Above (left to right): UIS students Afua Amoabin, Bamba Njie, Zehra Ozkan-Shahidi, Ebrima Sisawo (Instructor, University of The Gambia), Christina Craig, and Public Health Professor Josiah Alamu during the 2013 trip to the Gambia.
You Can Work with UIS to Send Students to The Gambia
This summer, students, faculty and staff will again be traveling to The Gambia for a study abroad experience. This will be third trip to the Gambia under the primary direction of UIS Public Health professor, Dr. Josiah Alamu. The group, including ten students (seven undergraduates and three graduate students) and five faculty members, will leave on Sunday, May 18, and return on Monday, June 23.
Your gifts will provide support for students’ expenses:
- $5,000 full expenses to study and conduct research or service project
- $2,500 one student’s air travel
- $1,000 for water and meals for one student while in The Gambia (entire 35-day trip)
$30/day for food, $40/day for housing
- $280 for a week of lodging for one student
- $100 cost of a travel visa for one student.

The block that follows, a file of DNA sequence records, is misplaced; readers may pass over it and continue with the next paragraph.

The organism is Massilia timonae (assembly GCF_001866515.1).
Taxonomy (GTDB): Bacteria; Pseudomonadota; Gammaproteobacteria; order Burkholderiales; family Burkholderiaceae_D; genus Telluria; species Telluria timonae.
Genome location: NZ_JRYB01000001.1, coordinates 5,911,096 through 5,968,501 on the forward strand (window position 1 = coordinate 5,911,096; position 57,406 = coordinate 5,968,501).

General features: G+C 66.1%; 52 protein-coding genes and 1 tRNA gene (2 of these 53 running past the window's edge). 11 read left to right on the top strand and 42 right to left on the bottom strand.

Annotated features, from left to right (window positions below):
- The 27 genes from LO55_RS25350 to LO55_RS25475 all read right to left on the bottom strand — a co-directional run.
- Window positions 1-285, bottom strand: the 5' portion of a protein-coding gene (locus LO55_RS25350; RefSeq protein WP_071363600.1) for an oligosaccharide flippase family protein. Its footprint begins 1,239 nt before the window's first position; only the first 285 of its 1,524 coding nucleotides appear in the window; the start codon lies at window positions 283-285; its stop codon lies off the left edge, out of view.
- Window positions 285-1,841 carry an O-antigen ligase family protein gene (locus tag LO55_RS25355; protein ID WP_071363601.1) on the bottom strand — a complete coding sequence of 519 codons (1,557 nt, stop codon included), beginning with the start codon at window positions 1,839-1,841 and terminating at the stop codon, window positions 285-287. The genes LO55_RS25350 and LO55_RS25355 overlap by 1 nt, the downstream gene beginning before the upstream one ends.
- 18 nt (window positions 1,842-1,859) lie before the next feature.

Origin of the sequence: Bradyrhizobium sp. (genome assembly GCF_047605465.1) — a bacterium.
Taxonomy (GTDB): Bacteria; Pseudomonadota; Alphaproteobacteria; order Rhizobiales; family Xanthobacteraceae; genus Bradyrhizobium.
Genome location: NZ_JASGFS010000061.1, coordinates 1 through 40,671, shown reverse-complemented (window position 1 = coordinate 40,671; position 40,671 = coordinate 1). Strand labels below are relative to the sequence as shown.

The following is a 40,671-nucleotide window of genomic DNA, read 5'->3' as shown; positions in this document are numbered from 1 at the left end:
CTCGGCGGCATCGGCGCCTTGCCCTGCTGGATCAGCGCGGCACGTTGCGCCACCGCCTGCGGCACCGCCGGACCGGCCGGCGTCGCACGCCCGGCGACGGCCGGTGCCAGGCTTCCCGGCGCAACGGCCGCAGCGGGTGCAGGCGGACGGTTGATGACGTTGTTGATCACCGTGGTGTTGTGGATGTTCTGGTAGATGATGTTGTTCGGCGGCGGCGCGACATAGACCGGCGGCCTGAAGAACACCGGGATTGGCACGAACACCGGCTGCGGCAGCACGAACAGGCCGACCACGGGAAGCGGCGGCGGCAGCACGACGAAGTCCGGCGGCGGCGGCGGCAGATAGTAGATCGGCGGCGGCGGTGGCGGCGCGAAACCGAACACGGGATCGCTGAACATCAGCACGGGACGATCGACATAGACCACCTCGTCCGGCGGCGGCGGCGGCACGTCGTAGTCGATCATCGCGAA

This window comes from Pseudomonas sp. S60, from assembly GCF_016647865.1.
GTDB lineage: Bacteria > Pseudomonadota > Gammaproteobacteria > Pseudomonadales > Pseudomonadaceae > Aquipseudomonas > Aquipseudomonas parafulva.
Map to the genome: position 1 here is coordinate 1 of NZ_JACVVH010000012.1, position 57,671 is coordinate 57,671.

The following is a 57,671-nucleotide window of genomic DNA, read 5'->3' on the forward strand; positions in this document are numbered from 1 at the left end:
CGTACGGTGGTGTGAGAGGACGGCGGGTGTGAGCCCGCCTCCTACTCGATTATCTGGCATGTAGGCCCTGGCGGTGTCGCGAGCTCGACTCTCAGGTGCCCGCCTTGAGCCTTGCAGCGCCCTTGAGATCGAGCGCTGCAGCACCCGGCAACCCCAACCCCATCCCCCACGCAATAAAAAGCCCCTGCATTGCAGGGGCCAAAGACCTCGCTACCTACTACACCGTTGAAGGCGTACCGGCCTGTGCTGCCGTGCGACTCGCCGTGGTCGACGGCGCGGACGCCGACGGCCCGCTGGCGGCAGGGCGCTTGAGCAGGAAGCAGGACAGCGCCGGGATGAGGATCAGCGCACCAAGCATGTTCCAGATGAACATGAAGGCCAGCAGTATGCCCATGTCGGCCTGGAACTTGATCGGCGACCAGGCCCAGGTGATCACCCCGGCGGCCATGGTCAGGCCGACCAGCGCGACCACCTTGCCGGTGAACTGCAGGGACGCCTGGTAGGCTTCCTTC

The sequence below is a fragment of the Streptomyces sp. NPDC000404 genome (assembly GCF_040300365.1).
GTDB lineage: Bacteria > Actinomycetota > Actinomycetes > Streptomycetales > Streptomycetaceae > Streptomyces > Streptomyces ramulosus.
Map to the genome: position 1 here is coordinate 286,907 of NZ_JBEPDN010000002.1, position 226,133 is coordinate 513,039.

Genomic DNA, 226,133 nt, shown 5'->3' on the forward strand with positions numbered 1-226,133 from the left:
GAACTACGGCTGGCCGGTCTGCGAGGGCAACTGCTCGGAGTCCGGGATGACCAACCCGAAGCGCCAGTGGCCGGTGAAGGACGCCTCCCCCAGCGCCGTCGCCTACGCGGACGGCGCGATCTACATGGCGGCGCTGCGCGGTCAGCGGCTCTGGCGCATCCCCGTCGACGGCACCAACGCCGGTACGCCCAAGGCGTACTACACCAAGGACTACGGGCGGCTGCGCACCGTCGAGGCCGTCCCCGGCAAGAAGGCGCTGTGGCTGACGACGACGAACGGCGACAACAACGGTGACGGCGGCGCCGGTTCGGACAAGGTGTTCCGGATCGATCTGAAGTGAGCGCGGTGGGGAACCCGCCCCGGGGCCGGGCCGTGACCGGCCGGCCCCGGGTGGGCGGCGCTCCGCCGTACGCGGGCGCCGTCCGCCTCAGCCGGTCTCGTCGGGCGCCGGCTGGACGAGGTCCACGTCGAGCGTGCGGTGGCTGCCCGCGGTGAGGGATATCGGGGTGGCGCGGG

Please note: All gifts go into a common fund to help students as a group. This is required for donors to receive a tax deductions. You can, of course, support individual students on your own.
Three Key Areas of Service and Study
- Some students will help primary schools to teach English language, American history, etc.
- Two students will work on HIV/AIDS prevention by collecting and distributing condoms to remote villages in the Gambia.
- A few students will be engaged in community health research, focusing on the knowledge/behavior gap.
Why the Gambia?
Dr. Alamu worked in The Gambia College School of Public Health as a contract lecturer for several years before he came to the United States. When he realized that UIS offered no study-abroad opportunities in Africa, he saw an excellent opportunity for collaboration with the University of The Gambia, a new university in Sere Kunda, the largest city in the Gambia.
Josiah saw many benefits of the study abroad trip for the fledgling university, which now has collaborated with UIS on two Master’s degrees in Public Health. But Josiah also knew that UIS students would benefit from the opportunities to:
- understand the global public health issues and social-determinants of health in a developing country;
- meet with scholars and other students from a developing country to discuss perspectives in international relations, economics, policy, business; and governance; and
- observe classes and contribute to teaching in a developing country.
Faculty, staff, and administrators who participate in the trip to the Gambia have the opportunity to develop research activities in a developing country and contribute to educational programs.
Join with us to send students to the Gambia!